All Things MarcEdit: Let’s Compare Notes!
Facilitators: Tim Kiser and Nicole Smeltekop, Michigan State University Libraries
Summary: As cataloging workflows become more automated, catalogers are using more coding-oriented processes to complete a variety of tasks. MarcEdit is one of the most commonly used programs for batch editing MARC records. Many catalogers and metadata librarians are both impressed and a little intimidated by the robust capabilities of MarcEdit. This roundtable will focus on creative applications of MarcEdit in cataloging and metadata workflows. Come share your success stories and failures, tips and tricks, MarcEdit project ideas, and learning strategies!
The Evolution of Processing Materials.
Facilitator: Crystal Hutchinson, Central Kansas Library System
Summary: Libraries that process all materials "in-house", now have less time to physically process materials. Staff shortages, lack of funds and more computer duties have made it harder to employ a staff member to "cover books". What are libraries doing in their library to accomplish this traditional service?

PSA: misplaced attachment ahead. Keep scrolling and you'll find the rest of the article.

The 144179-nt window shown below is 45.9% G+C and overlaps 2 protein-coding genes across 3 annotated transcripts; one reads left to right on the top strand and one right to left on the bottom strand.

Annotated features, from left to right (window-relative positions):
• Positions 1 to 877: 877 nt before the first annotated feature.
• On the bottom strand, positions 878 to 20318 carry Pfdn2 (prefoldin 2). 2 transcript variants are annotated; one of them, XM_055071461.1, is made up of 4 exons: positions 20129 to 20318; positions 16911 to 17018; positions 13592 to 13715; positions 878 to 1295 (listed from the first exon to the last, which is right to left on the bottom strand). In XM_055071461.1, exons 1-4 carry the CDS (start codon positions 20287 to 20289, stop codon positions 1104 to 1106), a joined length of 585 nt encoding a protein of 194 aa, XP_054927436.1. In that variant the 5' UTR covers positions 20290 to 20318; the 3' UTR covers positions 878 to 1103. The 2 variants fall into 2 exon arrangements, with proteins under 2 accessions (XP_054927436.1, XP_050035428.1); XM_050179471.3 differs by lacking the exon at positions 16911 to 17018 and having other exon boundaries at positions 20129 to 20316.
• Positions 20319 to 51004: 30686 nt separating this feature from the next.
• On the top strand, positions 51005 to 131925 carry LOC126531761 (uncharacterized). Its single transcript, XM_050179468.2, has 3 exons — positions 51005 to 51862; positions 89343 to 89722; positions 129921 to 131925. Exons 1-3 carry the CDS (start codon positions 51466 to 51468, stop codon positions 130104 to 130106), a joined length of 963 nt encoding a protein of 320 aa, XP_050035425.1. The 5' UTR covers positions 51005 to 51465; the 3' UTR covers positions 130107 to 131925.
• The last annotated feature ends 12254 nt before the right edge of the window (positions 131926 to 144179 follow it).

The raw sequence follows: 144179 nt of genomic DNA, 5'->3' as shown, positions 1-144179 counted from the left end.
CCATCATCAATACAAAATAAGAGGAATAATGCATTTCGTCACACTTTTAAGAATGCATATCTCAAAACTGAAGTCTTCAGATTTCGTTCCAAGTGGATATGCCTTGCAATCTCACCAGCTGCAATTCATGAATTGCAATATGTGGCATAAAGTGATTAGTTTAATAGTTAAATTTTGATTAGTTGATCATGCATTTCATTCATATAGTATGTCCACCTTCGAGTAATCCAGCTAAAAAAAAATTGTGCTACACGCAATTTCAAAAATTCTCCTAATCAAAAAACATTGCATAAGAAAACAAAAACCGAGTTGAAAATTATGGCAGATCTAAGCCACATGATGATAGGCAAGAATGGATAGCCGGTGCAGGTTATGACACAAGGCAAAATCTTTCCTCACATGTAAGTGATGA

Authority Control in a Pre-Linked Data Environment.
Facilitators: Carol Ou, University of Nevada, Las Vegas and Adam Baron, University of North Texas
Summary: To prepare for the transition to BIBFRAME and linked data, libraries may want to review their current authority control practices. The ongoing maintenance of authorized access points in bibliographic records seems increasingly important sfo the access points can eventually be matched to URIs. As an intermediary step, some have also advocated for the insertion of URIs directly into MARC records. There is also the question of how to reconcile locally established names. This discussion will focus on how libraries might accomplish some of this work, while also exploring possible best practices and ways to improve efficiencies when it comes to authority control in the current MARC environment. Emphasis will be given to tasks that can be completed by library staff or an automated authority control vendor.